November 29, 2020

Sunlight Foundation: Congress Discussing Possible Reprieve To Funding Cuts For Transparency/Data Sites

From a Sunlight Foundation Blog Post Titled, “Have we saved the data? Maybe” by Daniel Schuman at the Sunlight Foundation:

Online transparency programs will enjoy a reprieve from the chopping block if the short term budget resolution posted late last night by House Republicans were to become law. The latest proposal appears to continue funding the sites at the same levelat half the level as last year instead of cutting them to virtually nothing as was originally proposed. In short: our response is working. But we’re not out the woods yet.

Under the short term resolution, the Electronic Government Fund, which pays for USASpending.gov, Data.gov, the IT Dashboard, and other tech transparency programs, would be funded at $17m for the remainder of the time the continuing resolution is in effect, i.e., until April 15the year, which is the equivalent of the $34m annual appropriation it received last year. (I am reading the budget resolution quickly, so I believe the money is for the remainder of the year. But these things are tricky.) The Sunlight Foundation, joined by a coalition of organization and more than 2,000 citizens, have called for these transparency programs to be saved.

Schuman has much more on what has to happen to at least get some of the funding back. Make sure to read the entire blog post.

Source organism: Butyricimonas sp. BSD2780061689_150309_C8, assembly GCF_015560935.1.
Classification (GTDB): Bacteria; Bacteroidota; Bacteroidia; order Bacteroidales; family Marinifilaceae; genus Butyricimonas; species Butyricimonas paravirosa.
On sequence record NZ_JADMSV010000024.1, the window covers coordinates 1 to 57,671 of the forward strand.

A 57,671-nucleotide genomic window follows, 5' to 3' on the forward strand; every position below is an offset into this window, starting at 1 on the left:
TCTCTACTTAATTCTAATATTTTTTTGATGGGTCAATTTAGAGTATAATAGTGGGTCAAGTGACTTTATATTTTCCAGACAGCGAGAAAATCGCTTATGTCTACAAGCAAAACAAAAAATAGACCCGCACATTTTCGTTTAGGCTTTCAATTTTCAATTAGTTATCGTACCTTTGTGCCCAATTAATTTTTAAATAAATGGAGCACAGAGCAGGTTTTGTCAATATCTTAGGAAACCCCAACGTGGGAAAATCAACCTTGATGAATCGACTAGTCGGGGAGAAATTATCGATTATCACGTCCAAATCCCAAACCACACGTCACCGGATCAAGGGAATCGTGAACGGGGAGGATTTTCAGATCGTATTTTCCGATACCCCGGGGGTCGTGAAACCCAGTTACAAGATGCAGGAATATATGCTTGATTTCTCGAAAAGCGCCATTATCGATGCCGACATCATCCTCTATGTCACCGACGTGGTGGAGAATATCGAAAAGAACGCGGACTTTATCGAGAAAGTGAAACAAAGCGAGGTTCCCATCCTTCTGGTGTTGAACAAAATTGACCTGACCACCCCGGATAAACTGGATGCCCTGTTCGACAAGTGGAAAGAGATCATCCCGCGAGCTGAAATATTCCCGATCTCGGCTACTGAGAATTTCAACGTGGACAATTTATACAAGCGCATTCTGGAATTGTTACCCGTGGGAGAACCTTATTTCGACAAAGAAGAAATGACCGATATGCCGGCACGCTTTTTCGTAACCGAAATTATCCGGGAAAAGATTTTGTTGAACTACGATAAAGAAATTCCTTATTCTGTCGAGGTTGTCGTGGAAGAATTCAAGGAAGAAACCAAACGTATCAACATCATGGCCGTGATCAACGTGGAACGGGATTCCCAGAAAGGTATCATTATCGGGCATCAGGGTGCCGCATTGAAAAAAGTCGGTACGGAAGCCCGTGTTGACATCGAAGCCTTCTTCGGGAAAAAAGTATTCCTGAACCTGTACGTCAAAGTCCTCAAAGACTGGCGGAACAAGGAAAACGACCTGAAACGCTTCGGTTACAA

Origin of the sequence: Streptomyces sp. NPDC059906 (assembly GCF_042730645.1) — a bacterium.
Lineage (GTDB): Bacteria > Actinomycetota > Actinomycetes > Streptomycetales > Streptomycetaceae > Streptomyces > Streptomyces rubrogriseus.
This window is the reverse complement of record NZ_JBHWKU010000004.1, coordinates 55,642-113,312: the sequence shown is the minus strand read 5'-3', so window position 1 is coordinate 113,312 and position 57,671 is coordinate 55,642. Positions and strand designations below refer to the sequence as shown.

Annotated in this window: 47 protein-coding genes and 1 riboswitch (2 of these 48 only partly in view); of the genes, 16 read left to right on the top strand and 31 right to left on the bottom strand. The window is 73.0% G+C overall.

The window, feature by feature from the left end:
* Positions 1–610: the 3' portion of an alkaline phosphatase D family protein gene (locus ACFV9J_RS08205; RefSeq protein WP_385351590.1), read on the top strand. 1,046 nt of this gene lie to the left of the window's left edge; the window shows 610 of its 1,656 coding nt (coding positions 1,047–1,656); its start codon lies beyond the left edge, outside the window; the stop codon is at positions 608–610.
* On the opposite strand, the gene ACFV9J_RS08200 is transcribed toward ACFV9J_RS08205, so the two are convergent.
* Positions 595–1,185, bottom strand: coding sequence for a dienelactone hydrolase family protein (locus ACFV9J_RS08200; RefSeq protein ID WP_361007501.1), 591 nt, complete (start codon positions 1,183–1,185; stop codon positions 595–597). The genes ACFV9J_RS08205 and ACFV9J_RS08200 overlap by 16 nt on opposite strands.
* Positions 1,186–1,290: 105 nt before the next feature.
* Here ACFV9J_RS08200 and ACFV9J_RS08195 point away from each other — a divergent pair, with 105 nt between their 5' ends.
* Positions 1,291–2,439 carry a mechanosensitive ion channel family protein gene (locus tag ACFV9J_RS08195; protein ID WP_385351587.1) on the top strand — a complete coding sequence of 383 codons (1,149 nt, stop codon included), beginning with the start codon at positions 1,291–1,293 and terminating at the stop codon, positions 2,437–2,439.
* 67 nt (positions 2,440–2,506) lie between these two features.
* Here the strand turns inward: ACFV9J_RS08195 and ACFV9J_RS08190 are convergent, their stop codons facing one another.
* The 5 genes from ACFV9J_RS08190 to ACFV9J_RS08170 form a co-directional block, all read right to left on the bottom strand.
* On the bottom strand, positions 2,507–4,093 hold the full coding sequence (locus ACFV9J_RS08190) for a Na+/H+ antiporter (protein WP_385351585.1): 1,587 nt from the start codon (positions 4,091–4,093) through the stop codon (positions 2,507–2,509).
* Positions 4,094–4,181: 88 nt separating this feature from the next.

He adds these important words:

All that is clear is that your speaking out is making a difference. Please keep calling and emailing and blogging and writing. Together we can save the data.

Note: Edits Are Included On Schuman’s Blog Post

See Also: Save the Data: Thousands Sign Open Letter

This morning Sunlight is sending an open letter to Congress on behalf of 13 organizations and more than 2,000 signatories that calls on legislators to save online transparency programs from budget cuts.

About Gary Price

Gary Price (gprice@mediasourceinc.com) is a librarian, writer, consultant, and frequent conference speaker based in the Washington D.C. metro area. Before launching INFOdocket, Price and Shirl Kennedy were the founders and senior editors at ResourceShelf and DocuTicker for 10 years. From 2006-2009 he was Director of Online Information Services at Ask.com, and is currently a contributing editor at Search Engine Land.

Share